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Pew: 58% Favor, 17% Oppose, Laws Requiring Trans Athletes to Compete on Teams of Their Biological Sex

By Craig Bannister | June 29, 2022 | 11:04am EDT
Transgender Athlete Maria Gomez
(Screemshot)

Only about one is six U.S. adults oppose laws that require transgender athletes to compete on teams that match their biological sex, a new Pew Research Center survey finds.

In the national survey of U.S. adults, conducted May 16-22, Pew asked respondents how they felt about laws that “Require that transgender athletes compete on teams that match the sex they were assigned at birth, not the gender they identify with.”

While 58% said they either “Strongly Favor” (41%) or “Favor” (17%) requiring transgender athletes to compete against others of the same birth-sex, just 17% were opposed. Eight percent (8%) “strongly” opposed such laws and 9% were opposed, but less so.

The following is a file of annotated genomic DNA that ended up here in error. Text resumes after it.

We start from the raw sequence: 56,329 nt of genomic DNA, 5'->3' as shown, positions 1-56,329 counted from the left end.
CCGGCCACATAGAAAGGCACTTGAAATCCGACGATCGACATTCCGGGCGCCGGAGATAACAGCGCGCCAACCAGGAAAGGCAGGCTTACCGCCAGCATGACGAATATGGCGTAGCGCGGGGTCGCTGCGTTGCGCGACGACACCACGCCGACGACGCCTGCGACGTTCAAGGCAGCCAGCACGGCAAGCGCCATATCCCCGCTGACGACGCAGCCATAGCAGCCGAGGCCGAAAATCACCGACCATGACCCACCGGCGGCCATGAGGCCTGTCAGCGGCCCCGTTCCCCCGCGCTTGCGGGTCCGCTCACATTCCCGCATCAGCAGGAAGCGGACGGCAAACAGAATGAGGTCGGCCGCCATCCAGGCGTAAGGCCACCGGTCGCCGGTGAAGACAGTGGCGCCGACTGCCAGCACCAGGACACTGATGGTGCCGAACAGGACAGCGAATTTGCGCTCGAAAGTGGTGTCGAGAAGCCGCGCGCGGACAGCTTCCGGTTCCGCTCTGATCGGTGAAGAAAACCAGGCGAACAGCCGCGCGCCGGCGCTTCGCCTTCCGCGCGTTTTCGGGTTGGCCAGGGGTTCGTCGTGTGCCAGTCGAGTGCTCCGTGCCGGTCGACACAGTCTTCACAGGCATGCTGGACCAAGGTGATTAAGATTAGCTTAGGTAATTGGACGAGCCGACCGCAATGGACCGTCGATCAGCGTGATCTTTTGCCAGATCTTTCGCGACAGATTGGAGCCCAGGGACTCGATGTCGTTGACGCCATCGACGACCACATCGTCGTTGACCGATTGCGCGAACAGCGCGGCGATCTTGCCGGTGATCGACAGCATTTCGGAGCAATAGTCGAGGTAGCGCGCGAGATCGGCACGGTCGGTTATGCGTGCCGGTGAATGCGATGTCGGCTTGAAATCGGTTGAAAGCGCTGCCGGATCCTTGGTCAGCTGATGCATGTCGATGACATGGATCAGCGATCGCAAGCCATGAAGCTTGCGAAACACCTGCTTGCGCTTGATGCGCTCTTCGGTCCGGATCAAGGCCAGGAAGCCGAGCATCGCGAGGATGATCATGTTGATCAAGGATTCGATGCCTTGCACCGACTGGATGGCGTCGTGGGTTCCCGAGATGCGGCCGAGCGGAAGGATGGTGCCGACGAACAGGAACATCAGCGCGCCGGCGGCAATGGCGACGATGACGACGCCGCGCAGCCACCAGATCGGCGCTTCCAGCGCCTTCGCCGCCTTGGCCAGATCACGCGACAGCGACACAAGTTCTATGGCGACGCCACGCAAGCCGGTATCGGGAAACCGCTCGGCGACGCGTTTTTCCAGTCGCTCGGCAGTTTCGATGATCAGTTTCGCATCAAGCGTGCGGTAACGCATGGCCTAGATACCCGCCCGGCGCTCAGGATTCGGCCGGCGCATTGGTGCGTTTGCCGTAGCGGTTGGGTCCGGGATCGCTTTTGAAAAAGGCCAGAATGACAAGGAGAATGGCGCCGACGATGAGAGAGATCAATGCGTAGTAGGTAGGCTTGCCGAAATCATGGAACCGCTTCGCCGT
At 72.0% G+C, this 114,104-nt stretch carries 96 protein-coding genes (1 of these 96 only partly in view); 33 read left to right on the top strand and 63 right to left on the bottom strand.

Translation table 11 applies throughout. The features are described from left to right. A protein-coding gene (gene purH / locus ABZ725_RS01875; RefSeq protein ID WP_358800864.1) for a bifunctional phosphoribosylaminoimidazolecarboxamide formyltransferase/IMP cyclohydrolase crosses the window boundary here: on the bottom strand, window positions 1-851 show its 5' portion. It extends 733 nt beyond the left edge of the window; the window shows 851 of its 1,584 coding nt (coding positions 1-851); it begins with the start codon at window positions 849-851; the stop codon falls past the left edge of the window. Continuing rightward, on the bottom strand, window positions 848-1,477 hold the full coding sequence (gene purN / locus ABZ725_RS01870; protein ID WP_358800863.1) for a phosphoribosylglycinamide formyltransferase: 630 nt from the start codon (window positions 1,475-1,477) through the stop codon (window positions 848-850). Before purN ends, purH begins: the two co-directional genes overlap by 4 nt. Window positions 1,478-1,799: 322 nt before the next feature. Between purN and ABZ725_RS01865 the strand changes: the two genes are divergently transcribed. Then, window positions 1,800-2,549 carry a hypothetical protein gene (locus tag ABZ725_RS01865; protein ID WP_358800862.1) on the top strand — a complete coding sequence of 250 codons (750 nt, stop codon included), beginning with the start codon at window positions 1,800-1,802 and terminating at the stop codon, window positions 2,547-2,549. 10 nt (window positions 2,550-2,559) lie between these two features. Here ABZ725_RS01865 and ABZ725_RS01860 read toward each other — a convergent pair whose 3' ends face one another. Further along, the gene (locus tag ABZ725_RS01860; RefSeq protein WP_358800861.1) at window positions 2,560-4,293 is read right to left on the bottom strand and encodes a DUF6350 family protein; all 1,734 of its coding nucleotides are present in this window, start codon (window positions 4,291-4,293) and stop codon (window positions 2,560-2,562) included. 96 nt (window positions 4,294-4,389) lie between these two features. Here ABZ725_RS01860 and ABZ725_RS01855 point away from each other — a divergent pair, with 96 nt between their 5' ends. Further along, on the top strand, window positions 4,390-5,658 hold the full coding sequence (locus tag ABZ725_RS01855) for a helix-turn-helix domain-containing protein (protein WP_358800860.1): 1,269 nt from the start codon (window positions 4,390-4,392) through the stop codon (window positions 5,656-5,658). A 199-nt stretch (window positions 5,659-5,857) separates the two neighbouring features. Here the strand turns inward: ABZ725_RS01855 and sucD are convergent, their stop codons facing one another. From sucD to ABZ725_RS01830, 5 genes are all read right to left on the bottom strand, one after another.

Twenty-four percent (24%) neither favor nor oppose laws requiring transgender athletes to compete on teams of their birth-sex.

While opinions differed greatly by political affiliation, even about four in ten (37%) Democrats said they approve of making transgender athletes stick with teams of their biological, birth sex. Among Republicans, nearly nine of ten (85%) said they support such laws.

The issue has become a topic of passionate, national debate, as female transgender athletes (born male) have begun winning events, and setting records, competing in women’s sports, because they choose to “identify” as females.

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